Selin Bengi, Xintong Chen, Lavinia Fairlie, Beatrice Frant, Matilda Grayson, Shyem Ramsay, Kirsty Selwood, Lion Tautz

Year 3

Inez Acquah-Aikins, Renee (Soraya) Ammann, Long Yin Au, Niamh Cahill, Herui (Henry) Chen, Daniel (Eytan) Grubner, Sabrina Li, Su (Yen) Liew, Olivia Shiu

Thanks to our consultant Rhys Cannon

Thank you to our critics

Margaret Bursa, BarbaraAnn Campbell-Lange, Rhys Cannon, Peter Culley, Fiona MacDonald, Duncan McLeod, Brian O’Reilly, Jonathan Pile, Naomi Rubbra, Nikolas Travasaros

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12.1, 12.10 Long Yin Au, Y3 ‘Personalaks – A Home for Life’. Situated next to the Vlatava River in Holesovice, Personalak is a social housing scheme that proposes a new low rise, high density solution in Prague’s housing landscape which adapts to residence’s changing needs while providing room for personalisation and self expression. The project was created with the intention of creating a home for life which can be inhabited by people of all ages, whilst fostering a community through shared social spaces between homes.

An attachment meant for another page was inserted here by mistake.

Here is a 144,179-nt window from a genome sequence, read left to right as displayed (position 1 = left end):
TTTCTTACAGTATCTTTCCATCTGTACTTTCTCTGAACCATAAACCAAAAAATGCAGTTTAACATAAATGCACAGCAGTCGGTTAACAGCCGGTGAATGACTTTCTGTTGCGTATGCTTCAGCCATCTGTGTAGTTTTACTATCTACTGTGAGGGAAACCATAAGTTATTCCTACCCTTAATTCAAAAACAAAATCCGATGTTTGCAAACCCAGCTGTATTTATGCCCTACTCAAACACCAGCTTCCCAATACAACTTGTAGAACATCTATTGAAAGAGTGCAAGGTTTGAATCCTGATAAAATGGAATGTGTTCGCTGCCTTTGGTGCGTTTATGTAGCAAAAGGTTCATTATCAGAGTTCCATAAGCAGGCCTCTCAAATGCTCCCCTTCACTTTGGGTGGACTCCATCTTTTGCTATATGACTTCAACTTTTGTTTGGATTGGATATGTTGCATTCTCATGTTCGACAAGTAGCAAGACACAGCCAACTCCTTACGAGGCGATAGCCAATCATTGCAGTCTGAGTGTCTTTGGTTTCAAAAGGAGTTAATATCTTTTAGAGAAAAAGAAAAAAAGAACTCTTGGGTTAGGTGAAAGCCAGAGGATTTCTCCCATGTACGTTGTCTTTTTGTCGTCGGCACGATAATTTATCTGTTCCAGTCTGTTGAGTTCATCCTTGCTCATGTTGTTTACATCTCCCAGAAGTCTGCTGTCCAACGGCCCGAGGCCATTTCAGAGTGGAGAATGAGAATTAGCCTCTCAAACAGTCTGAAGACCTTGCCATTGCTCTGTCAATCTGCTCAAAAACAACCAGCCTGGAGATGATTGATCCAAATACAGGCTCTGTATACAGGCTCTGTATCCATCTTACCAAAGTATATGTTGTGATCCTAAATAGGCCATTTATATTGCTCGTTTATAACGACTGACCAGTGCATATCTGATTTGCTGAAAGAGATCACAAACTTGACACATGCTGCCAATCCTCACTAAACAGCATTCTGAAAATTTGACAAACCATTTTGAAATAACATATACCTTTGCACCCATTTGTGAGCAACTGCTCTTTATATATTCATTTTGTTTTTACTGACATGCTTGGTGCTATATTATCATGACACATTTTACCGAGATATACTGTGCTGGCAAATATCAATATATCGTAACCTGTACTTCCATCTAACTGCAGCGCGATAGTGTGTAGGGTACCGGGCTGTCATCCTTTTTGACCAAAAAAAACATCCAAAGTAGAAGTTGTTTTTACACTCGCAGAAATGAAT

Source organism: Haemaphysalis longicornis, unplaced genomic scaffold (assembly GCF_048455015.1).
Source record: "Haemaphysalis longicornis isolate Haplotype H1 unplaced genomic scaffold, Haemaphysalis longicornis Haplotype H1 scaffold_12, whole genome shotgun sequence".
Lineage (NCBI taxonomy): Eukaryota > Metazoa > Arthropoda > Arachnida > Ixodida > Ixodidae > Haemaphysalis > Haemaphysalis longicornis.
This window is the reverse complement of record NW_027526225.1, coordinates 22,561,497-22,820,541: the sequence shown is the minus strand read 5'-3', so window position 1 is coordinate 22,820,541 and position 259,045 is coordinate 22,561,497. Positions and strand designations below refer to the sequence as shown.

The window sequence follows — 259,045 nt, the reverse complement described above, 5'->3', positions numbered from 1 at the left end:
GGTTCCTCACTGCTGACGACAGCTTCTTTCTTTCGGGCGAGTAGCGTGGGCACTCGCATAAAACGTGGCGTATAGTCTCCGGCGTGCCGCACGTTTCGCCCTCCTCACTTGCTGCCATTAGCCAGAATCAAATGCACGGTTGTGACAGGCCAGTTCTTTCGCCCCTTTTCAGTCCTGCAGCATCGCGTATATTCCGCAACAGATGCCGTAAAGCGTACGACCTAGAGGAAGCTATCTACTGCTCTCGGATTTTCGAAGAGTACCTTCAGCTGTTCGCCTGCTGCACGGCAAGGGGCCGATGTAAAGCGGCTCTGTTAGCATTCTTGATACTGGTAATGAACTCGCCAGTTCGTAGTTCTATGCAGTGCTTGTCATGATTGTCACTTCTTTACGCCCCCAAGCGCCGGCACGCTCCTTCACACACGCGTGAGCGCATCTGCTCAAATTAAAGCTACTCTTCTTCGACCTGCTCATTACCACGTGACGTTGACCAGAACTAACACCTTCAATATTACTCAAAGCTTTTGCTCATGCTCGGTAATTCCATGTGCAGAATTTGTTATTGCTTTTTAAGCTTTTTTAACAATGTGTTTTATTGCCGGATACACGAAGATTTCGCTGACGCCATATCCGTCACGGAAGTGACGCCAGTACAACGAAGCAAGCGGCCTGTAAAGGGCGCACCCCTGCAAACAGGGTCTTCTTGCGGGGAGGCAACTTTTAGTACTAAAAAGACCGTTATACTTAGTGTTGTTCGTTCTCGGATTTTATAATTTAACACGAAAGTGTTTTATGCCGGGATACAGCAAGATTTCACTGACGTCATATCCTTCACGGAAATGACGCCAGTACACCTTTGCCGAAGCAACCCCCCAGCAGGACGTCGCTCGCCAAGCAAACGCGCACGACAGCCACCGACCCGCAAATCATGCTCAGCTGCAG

12.2, 12.14–12.15 Niamh Cahill, Y3 ‘Sponge City’. This proposal introduces a co-housing scheme for Prague’s ageing population, alongside a kindergarten, sited within a newly forested landscape in Holesovice, Prague. The new typology of housing supports independent, community-orientated living with the benefits of celebrating intergenerational relationships. Young and old benefit from living and learning in nature, while engaging with one another. Sponge City promotes the introduction of natural water-catchment systems within the urban environment to accommodate the changing climate, welcoming the influx of water and celebrating its presence within the site.

12.3, 12.26 Su (Yen) Liew, Y3 ‘Innovation Depot’. This project proposes a district of innovation that provides a creative space for young professionals with companies in their infancies to live and work together. In addition, the close proximity to the new business district will encourage a relationship of education and progress. The district will be government led and funded, and government ‘scholarships’ will encourage people from the rest of Czechia (outside of Prague) to come into the city and partake in the district for a short-term period before returning to their own cities, developing business there.

12.4, 12.25 Renee (Soraya) Ammann, Y3 ‘Archive Island’. An island in Vltava River tempts people away from the busy city streets to come and register births, deaths and marriages. The project aims to materialise bureaucracy in the form of paper and memorabilia, travelling throughout the building in correspondence to the owner’s point in life. The stark contrasts between the celebratory, mourning and storage spaces hope to encourage visitors to share and celebrate their life experiences.